After winning MVP honors in Super Bowl XLV, Rodgers earned league MVP and first-team All-Pro status in 2011 and 2014. Throw in seven Pro Bowls, and his place in the Hall of Fame is assured.

1. Brett Favre, QB (1992-2007)

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    Morry Gash/Associated Press

    Not all Hall of Fame careers begin with a bang.

    As a rookie in 1991, Brett Favre threw two interceptions in four pass attempts for the Atlanta Falcons. The Packers acquired him the following offseason, and he soon blossomed into a legend.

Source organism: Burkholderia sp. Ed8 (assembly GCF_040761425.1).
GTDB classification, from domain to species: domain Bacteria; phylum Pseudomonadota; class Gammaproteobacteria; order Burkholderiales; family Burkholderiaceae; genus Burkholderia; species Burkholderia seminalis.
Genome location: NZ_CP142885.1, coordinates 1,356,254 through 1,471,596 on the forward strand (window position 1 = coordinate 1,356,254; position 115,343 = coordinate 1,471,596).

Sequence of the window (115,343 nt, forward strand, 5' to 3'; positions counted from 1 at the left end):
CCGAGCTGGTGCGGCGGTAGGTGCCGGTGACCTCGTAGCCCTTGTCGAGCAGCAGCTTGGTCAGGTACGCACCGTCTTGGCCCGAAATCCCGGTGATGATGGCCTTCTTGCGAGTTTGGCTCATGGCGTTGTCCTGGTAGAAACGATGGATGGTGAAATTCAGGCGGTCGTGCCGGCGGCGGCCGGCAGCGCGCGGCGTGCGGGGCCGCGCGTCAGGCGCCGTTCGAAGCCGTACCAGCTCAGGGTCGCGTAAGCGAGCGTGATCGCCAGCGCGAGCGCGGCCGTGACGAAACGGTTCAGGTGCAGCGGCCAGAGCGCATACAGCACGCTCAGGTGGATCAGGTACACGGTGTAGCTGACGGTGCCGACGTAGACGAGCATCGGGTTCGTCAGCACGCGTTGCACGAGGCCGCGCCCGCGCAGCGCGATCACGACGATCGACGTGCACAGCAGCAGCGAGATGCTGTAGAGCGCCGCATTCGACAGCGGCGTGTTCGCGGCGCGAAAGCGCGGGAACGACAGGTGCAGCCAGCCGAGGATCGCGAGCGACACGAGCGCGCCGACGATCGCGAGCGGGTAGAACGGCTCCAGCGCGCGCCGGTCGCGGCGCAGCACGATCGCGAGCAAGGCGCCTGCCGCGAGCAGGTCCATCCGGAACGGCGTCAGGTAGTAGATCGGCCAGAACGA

Favre led Green Bay to a victory in Super Bowl XXXI, plus seven division titles. He won three straight league MVP awards from 1995-97 and made 11 Pro Bowls, and he set the NFL's records for passing yards and touchdowns while wearing green and gold.

    After his initial retirement, Green Bay permanently handed the reins to Rodgers. Favre finished out his career with the New York Jets and Minnesota Vikings before the Packers retired his number in 2015.

    Favre's 321 consecutive starts275 of which happened with Green Bayremain an NFL record. He made it to Canton in 2016.

              

    Follow Bleacher Report writer David Kenyon on Twitter @Kenyon19_BR.